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Iran's Recession and Unemployment to Stay


According to regime’s Statistics Center, a little more than ten percent of Iranian workers were underemployed last year
According to regime’s Statistics Center, a little more than ten percent of Iranian workers were underemployed last year

IRAN, 19 June 2017--  According to former head of Tehran Economics University, the real unemployment rate is several times higher than officially announced and it’s not going to decrease in the near future. Earlier, regime’s labor minister had also announced that the country’s unemployment rate would not decrease in the next few years.

Earlier this year, regime’s Statistics Center announced in its detailed 2016 job market report that the country’s number of unemployed were three millions.

Meanwhile, some of regime’s own economic experts believe that the figure is not real, saying that with hidden unemployment as well as university graduates taken into account, the number of country’s unemployed will reach 15 million.

“Recession and unemployment will continue, and I don’t think they’ll be resolved over the next four years”, says Abbasali Abunouri, referred to as economist and former head of Tehran Economics University, in his interview with state-run Nasim-Online news agency on Thursday June 15.

According to regime’s Statistics Center, a little more than ten percent of Iranian workers were underemployed last year, with some experts referring to this group as well as the graduates ready to enter the job market as the country’s hidden unemployed.

Underemployment includes, among others, those whose weekly working hours are less than that set by labor law, those who are out of work due to a slowdown in their working place’s activities, or those who are in a non-working season due to their type of job.

Meanwhile, regime’s presidential website has quoted Hassan Rouhani as saying earlier this year “instead of creating jobs for our youth, they opened universities’ doors to send them in, so that we now have five million university students, of whom 800 thousand graduate each year and enter the job market.”

To be added to that figure, are also the numbers of job seekers without a university degree as well as last years’ accumulated unemployed. Considering this, at least one million two hundred thousand enter Iran’s job market each year.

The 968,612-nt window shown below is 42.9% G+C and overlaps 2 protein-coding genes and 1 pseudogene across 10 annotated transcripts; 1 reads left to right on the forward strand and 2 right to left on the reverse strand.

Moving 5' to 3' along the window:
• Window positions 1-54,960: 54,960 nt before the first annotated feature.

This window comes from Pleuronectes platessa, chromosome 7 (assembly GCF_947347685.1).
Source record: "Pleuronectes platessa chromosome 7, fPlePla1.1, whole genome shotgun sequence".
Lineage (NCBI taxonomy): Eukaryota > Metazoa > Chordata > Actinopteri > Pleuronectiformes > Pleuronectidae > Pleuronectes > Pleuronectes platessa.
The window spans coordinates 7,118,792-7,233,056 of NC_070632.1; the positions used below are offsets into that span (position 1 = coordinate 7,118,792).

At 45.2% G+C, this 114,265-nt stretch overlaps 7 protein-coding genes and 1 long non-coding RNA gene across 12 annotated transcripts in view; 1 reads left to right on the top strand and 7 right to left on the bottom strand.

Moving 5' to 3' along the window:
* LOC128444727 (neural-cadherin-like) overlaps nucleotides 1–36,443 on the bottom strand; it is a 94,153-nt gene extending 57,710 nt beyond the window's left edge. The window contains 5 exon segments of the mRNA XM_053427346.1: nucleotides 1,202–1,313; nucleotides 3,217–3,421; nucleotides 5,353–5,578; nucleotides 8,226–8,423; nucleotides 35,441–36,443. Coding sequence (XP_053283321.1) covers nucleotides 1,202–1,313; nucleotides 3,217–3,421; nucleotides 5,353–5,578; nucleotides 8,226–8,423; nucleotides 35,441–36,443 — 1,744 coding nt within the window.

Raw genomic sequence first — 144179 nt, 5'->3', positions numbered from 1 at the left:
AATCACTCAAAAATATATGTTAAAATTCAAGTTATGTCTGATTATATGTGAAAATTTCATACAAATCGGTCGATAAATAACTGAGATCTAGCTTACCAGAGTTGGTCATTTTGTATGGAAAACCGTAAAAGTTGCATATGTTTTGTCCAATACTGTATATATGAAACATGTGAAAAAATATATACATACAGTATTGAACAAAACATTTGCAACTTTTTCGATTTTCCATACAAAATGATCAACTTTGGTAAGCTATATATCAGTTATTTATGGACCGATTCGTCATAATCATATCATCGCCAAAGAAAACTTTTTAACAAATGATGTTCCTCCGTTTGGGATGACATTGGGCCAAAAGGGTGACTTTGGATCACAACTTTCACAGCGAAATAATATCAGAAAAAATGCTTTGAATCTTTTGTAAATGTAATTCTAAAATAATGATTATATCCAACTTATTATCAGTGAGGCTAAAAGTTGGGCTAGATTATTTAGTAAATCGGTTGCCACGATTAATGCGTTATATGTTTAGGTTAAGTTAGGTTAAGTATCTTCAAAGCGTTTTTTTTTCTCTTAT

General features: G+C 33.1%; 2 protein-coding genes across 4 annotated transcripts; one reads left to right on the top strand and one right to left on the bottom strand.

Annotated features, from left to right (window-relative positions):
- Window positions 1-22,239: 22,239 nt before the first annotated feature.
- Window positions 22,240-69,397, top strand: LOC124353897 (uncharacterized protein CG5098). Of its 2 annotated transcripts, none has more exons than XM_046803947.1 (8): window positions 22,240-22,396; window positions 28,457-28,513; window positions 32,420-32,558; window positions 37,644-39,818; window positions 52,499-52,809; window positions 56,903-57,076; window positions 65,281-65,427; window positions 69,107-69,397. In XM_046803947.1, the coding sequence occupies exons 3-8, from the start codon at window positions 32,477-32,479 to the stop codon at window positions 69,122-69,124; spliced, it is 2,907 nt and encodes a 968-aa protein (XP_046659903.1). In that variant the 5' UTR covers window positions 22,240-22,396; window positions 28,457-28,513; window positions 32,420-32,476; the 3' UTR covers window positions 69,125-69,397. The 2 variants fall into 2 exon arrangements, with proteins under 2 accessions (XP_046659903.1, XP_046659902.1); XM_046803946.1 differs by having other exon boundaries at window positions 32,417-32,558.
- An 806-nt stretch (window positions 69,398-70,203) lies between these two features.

Getting out of recession and creating economic growth are the main prerequisites of creating sustainable employment. Meanwhile, the construction sector, which as a driving force for many other sectors plays an important role in this regard, is still in recession.

“A high integration density in housing sector has made it impossible for this sector to get out of recession in short term”, says Abbasali Abunouri, adding “so, my prediction is that the housing sector will continue to be in deep recession.”

A continued unemployment crisis in twelfth government was also previously confirmed by some government officials, including Ali Rabiei, regime’s Minisiter of Labor and Social Affairs. Pointing to government’s plan for to creating one million jobs in 2017, Rabiei had said a while ago that ”if the rate of job creation over the next 4-5 years remains at its current level, unemployment rate will remain the same as well.”

With one million two hundred job seekers entering the market every year, the unemployment rate is going to increase by the end of this year unless Rouhani succeeds to create one million jobs.

According to regime’s Statistics Center, 615,000 jobs were created last year while the unemployment rate has reached from 11 percent at the end of last year to 12.4 percent early this year.

In an interview with Fararoo news website on June 14, economic expert ‘Ali Dini-Torkamani’ pointed to “the wrong, nested structure of entities, and high number of power centers” as Rouhani’s most important problem in economy, saying that with their high decision-making power, “the centers put the government in trouble sometimes with their decisions.”

Most of such entities, like the Revolutionary Guards, are operating under Iranian regime leader Ali Khamenei, while despite their use of public funds they neither pay taxes nor are their activities being effectively monitored.